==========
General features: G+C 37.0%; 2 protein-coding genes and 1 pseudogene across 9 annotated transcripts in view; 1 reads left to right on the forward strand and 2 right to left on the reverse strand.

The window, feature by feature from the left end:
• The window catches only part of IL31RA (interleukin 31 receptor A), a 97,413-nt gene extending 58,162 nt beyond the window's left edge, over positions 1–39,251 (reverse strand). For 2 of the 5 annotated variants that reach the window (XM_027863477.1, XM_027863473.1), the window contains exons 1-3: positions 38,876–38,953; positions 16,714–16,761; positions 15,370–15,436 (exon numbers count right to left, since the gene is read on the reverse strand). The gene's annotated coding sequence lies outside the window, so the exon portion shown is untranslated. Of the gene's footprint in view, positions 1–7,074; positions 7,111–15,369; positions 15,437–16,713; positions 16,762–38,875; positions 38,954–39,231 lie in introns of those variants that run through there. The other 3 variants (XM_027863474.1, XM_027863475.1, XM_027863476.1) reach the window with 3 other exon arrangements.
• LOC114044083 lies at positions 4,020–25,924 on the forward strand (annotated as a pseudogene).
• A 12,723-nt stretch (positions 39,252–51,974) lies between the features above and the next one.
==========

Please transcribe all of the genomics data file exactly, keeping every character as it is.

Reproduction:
General features: G+C 37.0%; 2 protein-coding genes and 1 pseudogene across 9 annotated transcripts in view; 1 reads left to right on the forward strand and 2 right to left on the reverse strand.

The window, feature by feature from the left end:
• The window catches only part of IL31RA (interleukin 31 receptor A), a 97,413-nt gene extending 58,162 nt beyond the window's left edge, over positions 1–39,251 (reverse strand). For 2 of the 5 annotated variants that reach the window (XM_027863477.1, XM_027863473.1), the window contains exons 1-3: positions 38,876–38,953; positions 16,714–16,761; positions 15,370–15,436 (exon numbers count right to left, since the gene is read on the reverse strand). The gene's annotated coding sequence lies outside the window, so the exon portion shown is untranslated. Of the gene's footprint in view, positions 1–7,074; positions 7,111–15,369; positions 15,437–16,713; positions 16,762–38,875; positions 38,954–39,231 lie in introns of those variants that run through there. The other 3 variants (XM_027863474.1, XM_027863475.1, XM_027863476.1) reach the window with 3 other exon arrangements.
• LOC114044083 lies at positions 4,020–25,924 on the forward strand (annotated as a pseudogene).
• A 12,723-nt stretch (positions 39,252–51,974) lies between the features above and the next one.